AFED #32: Banshun [Late Spring] (Japan, 1949); Dir. Yasujiro Ozu

I'm starting to wonder why I'm doing this. Every day I'm putting myself through the wringer to watch films and write some very average material, and while I'm grateful to anybody who does take the time to read it I'm not sure I would in the same position.

Depression takes a hell of a lot out of you, all the best laid plans and ambitions feel like pissing in the wind and the world feels so cheap and tawdry. You want to believe it's a good place but down here in the foothills (or is it the gutter?) it's difficult to see very much.

Then there's my choice of films, as the point has been made to me that I could attract a lot more visitors and general interest in what I'm doing if I reviewed more mainstream material; the kind of stuff the average moviegoer is interested in. Yet aren't there thousands of other sites and blogs doing exactly the same thing? What does it profit a man if he gains more visitors but loses his soul?

No, better to plough a lonely furrow than be a cog in a marketing machine. It's not that I won't do the commercial, contemporary films occasionally, but there are more things in heaven and earth than are dreamt of in Hollywood's philosophy.

Things like the work of Japanese director Yasujiro Ozu, whose Tokyo Story I've long counted amongst my favourite films. For whatever reason I've never attempted to watch any more of his canon until now, which is my loss because Late Spring is a sublime meditation on love and duty.

It's the first of what would be called Ozu's 'Noriko Trilogy', all of which star enigmatic actress Setsuko Hara as three different characters named Noriko.

In this Noriko is the devoted daughter to widowed father Shukichi (Chishu Ryu). Noriko has thus far resisted marriage but pressure is growing from Shukichi's sister to find her a husband. When it seems that Shukichi himself may be about to remarry, Noriko feels she has no alternative but to enter into an effectively arranged marriage.

Ozu's work has a tranquility that would be entirely incomprehensible to most modern cinema patrons. His scenes are generally long with minimal editing and usually driven by dialogue rather than action. It would be quite possible to tell Late Spring's story in a quarter of the time and still retain some of the languor. Quite the opposite of pretentious, Ozu's approach has a meditative naturalism that absorbs us into the scene instead of merely presenting it to us.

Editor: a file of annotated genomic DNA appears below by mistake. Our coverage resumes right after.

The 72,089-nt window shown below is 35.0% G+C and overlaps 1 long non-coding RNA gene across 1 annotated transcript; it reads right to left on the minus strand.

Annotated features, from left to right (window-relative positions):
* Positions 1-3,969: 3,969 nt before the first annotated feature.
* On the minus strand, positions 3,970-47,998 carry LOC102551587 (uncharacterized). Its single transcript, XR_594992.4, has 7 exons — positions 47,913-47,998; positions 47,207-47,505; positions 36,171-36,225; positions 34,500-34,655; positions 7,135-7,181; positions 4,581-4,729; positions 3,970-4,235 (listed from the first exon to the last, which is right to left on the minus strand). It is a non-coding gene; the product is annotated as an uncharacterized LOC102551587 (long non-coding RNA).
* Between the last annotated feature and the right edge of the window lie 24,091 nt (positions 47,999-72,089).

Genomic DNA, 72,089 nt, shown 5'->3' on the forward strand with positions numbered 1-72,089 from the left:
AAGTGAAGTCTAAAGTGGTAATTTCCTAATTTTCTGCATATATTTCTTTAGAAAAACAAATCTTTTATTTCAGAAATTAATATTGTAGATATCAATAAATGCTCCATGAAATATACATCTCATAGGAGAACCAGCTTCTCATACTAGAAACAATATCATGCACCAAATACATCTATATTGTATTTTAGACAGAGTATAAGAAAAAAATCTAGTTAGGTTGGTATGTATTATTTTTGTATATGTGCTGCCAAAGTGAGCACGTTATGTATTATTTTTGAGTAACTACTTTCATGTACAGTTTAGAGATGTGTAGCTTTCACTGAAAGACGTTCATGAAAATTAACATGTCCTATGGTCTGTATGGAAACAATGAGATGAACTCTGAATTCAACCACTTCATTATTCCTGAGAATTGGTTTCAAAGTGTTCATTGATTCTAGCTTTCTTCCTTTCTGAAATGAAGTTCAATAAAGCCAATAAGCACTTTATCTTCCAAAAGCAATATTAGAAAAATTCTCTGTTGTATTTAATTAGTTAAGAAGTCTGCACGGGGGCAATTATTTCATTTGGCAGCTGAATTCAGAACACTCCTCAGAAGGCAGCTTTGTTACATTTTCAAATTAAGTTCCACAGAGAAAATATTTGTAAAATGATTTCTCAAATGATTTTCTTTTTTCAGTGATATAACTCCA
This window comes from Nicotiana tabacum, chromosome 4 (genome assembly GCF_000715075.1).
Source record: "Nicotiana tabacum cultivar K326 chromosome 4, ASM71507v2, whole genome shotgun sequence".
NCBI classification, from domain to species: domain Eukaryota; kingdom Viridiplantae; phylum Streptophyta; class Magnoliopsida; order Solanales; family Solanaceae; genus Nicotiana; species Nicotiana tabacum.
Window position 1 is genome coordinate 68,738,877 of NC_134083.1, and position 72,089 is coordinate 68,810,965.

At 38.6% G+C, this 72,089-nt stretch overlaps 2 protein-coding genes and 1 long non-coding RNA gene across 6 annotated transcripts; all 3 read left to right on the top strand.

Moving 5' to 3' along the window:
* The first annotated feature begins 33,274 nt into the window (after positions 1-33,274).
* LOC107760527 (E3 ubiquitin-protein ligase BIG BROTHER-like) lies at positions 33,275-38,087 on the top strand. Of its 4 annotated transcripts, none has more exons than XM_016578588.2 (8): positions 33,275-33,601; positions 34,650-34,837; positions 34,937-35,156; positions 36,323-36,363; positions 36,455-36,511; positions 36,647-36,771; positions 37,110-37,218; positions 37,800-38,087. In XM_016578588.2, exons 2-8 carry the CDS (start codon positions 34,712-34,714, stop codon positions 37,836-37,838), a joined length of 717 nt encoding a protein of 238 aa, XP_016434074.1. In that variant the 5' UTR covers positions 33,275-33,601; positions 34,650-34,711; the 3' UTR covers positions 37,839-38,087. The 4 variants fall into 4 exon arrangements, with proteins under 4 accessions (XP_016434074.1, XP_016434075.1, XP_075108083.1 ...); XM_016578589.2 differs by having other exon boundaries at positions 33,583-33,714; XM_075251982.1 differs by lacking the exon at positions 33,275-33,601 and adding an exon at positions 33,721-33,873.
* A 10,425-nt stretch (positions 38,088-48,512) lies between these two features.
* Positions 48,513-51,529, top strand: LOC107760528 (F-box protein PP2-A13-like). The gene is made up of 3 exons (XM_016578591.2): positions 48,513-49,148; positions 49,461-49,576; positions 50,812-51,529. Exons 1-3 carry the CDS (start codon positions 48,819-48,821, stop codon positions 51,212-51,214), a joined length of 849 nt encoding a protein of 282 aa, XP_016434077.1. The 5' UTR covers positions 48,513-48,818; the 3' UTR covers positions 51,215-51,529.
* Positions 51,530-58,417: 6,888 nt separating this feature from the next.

The finest, and much acclaimed example of this comes when Noriko and her father attend a Noh performance. In this eight minute scene - delivered with no dialogue and accompanied by the dirge of the Noh performers - Noriko's mood is transformed from enjoyment to bitterness when she notices her Shukichi gesture to the woman he's been romantically linked with.

Hara is a remarkable actress with a gift for drawing you in to her characters' torments. Noriko's absolute adoration of her father and reluctance to be parted from him borders on the neurotic but that doesn't prevent us from sharing the pain. Chishu Ryu's more placid presence is the perfect foil and it's unsurprising Ozu used them in together in multiple films.

Ozu had the good fortune to be at the height of his powers when Japan was undergoing enormous transformation; the traditional values being supplanted by those of a de facto western nation. A few years later Noriko's recalcitrance towards marriage would not seem quite so strange while conversely her selfless devotion would perhaps seem conservative. The idea of arranged marriages may seem archaic to us now, but as the account of married life Shukichi relates to his daughter illustrates, it encouraged a more pragmatic attitude than exists today.

Now we live in a world where cheap thrills and immediate gratification are what seem to matter. It's not a place where Ozu's work sits comfortably and that's a great loss.


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